But this is a fundamentally different “worker” – irrespective of the industry. They’re no longer finishing a task, they’re now creating value in different parts of the company.
So why can’t the employee-employer social contract also evolve?
This isn’t Labor’s last gasp, it’s an evolutionary moment
I think we’re seeing signs of that evolution across the US (and the world) because of our changing expectations of our workers. Two trends that excite me are the data-driven emphasis on job quality and enabling equitable outcomes via employee ownership.
As we recovered from the Great Recession and as unemployment surged (hey, one of those was me!), the immediate focus was jobs, jobs, jobs. It meant any income at any cost. Then, the economy gained traction, boomers started exiting, new skillsets became more important, data behind inequities became more easily available, and – most importantly – cost of living started spiking. All of which contributed to the pendulum of labor power swinging back towards workers.
These forces all were in play even before the pandemic or inflation, like a diabetes patient on the verge of a heart attack or stroke. Those disasters only expedited the treatment plan.
So what is the treatment? Good jobs, or job quality, is a part of it. Turns out that employees that feel economically and emotionally free can get some amazing things done, which in turn makes the company even better. Creating that economic and emotional freedom starts with stability and resilience, which is why we’ve seen the proliferation of focus on pay and benefits, like emergency savings. Both the Good Jobs Institute and Aspen Institute have great resources here, and organizations like Lafeyette Square are actioning these strategies via impact investment models.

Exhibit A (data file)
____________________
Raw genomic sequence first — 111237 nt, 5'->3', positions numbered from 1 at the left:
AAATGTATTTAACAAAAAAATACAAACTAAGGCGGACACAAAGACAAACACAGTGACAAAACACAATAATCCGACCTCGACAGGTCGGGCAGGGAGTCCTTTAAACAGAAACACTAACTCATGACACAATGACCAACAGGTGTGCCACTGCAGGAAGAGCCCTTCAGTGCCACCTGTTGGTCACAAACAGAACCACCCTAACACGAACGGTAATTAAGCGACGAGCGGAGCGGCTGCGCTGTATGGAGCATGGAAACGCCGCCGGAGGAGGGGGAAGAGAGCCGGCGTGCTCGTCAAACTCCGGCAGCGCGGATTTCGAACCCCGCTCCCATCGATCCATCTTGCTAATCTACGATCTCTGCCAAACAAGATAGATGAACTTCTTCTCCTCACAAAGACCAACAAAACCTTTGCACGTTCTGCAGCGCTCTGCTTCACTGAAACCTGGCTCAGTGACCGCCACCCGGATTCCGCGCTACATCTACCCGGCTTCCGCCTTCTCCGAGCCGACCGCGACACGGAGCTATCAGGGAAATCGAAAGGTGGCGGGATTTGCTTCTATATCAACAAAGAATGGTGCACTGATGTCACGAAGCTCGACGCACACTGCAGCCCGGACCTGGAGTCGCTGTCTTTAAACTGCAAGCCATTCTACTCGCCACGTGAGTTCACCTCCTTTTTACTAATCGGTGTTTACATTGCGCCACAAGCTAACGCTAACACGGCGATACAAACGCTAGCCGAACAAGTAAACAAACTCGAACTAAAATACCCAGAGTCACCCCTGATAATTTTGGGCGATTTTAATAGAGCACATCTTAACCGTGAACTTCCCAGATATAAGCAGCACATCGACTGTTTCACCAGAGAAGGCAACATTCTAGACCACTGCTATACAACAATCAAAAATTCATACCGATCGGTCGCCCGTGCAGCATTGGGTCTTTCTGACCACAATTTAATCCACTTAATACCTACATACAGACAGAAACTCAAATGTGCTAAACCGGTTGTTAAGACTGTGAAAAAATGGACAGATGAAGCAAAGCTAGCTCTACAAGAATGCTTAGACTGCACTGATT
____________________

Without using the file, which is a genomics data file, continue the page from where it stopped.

National initiatives, like the CHIPS Act or the Inflation Reduction Act, embed and amplify this strategy. Yes, these bills unlock hundreds of billions of dollars of investments, but they do so conditionally on the creation and sustained existence of good jobs. That’s powerful.
In my opinion, employee ownership is a significant part of the labor evolution because it builds on stability to unlock larger sums of wealth. While that sentiment has existed in co-ops, ESOPs, and smaller tech companies, what I am seeing is a broader realization by company leadership to align significant company outcomes with the labor engine that enables those outcomes.